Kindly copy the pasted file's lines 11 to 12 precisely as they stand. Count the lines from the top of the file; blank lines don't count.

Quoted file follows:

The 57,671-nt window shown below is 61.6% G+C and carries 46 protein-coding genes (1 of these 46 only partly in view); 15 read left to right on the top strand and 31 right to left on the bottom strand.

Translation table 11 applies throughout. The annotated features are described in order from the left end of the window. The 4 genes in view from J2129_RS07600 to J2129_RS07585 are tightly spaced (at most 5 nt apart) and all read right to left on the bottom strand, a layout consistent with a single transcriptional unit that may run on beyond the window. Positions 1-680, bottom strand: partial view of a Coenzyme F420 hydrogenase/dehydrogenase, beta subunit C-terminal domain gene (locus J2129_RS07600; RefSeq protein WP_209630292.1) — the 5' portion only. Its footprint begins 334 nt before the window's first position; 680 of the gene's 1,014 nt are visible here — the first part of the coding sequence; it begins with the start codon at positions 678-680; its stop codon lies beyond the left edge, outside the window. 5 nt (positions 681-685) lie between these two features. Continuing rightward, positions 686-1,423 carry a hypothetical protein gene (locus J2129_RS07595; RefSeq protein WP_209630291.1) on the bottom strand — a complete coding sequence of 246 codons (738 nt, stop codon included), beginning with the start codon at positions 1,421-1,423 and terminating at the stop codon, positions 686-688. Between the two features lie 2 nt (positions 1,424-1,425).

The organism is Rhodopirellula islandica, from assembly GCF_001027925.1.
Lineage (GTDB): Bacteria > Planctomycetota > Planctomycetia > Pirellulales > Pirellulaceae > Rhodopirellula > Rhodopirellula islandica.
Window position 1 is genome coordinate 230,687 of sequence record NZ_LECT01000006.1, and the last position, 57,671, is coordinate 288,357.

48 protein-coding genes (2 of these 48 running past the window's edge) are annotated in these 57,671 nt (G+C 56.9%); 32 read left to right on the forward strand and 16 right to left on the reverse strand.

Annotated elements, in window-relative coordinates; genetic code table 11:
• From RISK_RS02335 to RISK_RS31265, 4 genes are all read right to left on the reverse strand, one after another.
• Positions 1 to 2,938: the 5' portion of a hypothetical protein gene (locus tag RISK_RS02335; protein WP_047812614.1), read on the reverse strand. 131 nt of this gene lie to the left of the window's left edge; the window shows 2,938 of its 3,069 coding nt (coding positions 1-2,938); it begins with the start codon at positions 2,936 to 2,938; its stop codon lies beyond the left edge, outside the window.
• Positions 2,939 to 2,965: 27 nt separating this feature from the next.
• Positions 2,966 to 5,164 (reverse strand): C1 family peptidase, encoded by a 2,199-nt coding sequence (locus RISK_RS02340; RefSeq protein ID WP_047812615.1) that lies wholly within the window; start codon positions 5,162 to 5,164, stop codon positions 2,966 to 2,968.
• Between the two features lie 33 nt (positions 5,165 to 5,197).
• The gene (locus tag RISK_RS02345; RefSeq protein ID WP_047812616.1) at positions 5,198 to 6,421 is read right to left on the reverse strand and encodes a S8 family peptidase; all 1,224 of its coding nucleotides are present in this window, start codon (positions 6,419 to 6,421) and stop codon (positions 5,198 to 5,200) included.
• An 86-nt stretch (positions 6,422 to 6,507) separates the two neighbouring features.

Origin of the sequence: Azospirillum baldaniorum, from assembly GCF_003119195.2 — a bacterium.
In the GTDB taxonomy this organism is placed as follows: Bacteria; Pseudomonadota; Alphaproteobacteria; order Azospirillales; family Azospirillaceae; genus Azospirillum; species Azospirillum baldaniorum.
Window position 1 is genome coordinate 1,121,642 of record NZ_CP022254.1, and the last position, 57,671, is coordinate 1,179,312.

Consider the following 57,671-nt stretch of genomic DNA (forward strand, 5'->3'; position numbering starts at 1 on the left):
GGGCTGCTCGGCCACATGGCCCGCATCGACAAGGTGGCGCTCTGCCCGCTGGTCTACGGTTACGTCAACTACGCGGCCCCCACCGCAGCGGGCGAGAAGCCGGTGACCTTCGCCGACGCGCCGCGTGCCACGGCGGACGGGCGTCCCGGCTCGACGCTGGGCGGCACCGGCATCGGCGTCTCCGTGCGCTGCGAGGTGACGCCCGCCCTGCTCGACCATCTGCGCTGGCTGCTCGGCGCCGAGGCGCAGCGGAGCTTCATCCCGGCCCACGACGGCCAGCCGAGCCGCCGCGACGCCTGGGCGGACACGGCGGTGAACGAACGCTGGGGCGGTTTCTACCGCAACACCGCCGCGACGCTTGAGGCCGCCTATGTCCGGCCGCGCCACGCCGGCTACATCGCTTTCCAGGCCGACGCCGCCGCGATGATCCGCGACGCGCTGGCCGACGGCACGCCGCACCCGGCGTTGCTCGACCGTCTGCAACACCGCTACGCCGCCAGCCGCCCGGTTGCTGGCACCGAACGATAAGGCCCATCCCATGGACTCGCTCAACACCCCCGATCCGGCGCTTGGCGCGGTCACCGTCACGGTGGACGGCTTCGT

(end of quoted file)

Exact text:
• Positions 2,966 to 5,164 (reverse strand): C1 family peptidase, encoded by a 2,199-nt coding sequence (locus RISK_RS02340; RefSeq protein ID WP_047812615.1) that lies wholly within the window; start codon positions 5,162 to 5,164, stop codon positions 2,966 to 2,968.
• Between the two features lie 33 nt (positions 5,165 to 5,197).